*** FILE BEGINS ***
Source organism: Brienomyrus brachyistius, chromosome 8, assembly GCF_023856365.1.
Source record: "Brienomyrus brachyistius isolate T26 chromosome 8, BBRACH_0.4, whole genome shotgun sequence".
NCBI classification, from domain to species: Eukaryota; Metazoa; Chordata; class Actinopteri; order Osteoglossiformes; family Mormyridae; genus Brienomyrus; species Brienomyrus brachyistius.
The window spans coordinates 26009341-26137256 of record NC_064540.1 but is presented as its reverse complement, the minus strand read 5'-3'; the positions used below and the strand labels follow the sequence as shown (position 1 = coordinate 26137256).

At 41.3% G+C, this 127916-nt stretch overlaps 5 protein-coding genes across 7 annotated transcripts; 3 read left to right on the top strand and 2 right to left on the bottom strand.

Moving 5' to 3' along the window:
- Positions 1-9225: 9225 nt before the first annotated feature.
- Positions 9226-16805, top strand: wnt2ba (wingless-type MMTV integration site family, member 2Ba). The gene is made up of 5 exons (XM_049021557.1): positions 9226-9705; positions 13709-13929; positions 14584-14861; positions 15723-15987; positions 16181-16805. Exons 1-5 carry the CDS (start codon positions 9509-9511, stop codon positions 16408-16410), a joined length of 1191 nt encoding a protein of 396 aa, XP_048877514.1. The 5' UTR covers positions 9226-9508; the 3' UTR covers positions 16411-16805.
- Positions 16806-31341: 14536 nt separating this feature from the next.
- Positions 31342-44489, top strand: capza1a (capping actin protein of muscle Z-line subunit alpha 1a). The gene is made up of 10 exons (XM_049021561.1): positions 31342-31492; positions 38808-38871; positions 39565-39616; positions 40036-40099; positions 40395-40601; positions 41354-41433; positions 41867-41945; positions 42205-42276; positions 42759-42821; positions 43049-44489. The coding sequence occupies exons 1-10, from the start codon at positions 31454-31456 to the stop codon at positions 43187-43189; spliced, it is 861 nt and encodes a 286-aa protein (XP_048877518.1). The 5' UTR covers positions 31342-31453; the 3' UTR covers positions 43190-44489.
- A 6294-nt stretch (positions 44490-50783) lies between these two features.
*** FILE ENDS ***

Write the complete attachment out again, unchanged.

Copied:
Source organism: Brienomyrus brachyistius, chromosome 8, assembly GCF_023856365.1.
Source record: "Brienomyrus brachyistius isolate T26 chromosome 8, BBRACH_0.4, whole genome shotgun sequence".
NCBI classification, from domain to species: Eukaryota; Metazoa; Chordata; class Actinopteri; order Osteoglossiformes; family Mormyridae; genus Brienomyrus; species Brienomyrus brachyistius.
The window spans coordinates 26009341-26137256 of record NC_064540.1 but is presented as its reverse complement, the minus strand read 5'-3'; the positions used below and the strand labels follow the sequence as shown (position 1 = coordinate 26137256).

At 41.3% G+C, this 127916-nt stretch overlaps 5 protein-coding genes across 7 annotated transcripts; 3 read left to right on the top strand and 2 right to left on the bottom strand.

Moving 5' to 3' along the window:
- Positions 1-9225: 9225 nt before the first annotated feature.
- Positions 9226-16805, top strand: wnt2ba (wingless-type MMTV integration site family, member 2Ba). The gene is made up of 5 exons (XM_049021557.1): positions 9226-9705; positions 13709-13929; positions 14584-14861; positions 15723-15987; positions 16181-16805. Exons 1-5 carry the CDS (start codon positions 9509-9511, stop codon positions 16408-16410), a joined length of 1191 nt encoding a protein of 396 aa, XP_048877514.1. The 5' UTR covers positions 9226-9508; the 3' UTR covers positions 16411-16805.
- Positions 16806-31341: 14536 nt separating this feature from the next.
- Positions 31342-44489, top strand: capza1a (capping actin protein of muscle Z-line subunit alpha 1a). The gene is made up of 10 exons (XM_049021561.1): positions 31342-31492; positions 38808-38871; positions 39565-39616; positions 40036-40099; positions 40395-40601; positions 41354-41433; positions 41867-41945; positions 42205-42276; positions 42759-42821; positions 43049-44489. The coding sequence occupies exons 1-10, from the start codon at positions 31454-31456 to the stop codon at positions 43187-43189; spliced, it is 861 nt and encodes a 286-aa protein (XP_048877518.1). The 5' UTR covers positions 31342-31453; the 3' UTR covers positions 43190-44489.
- A 6294-nt stretch (positions 44490-50783) lies between these two features.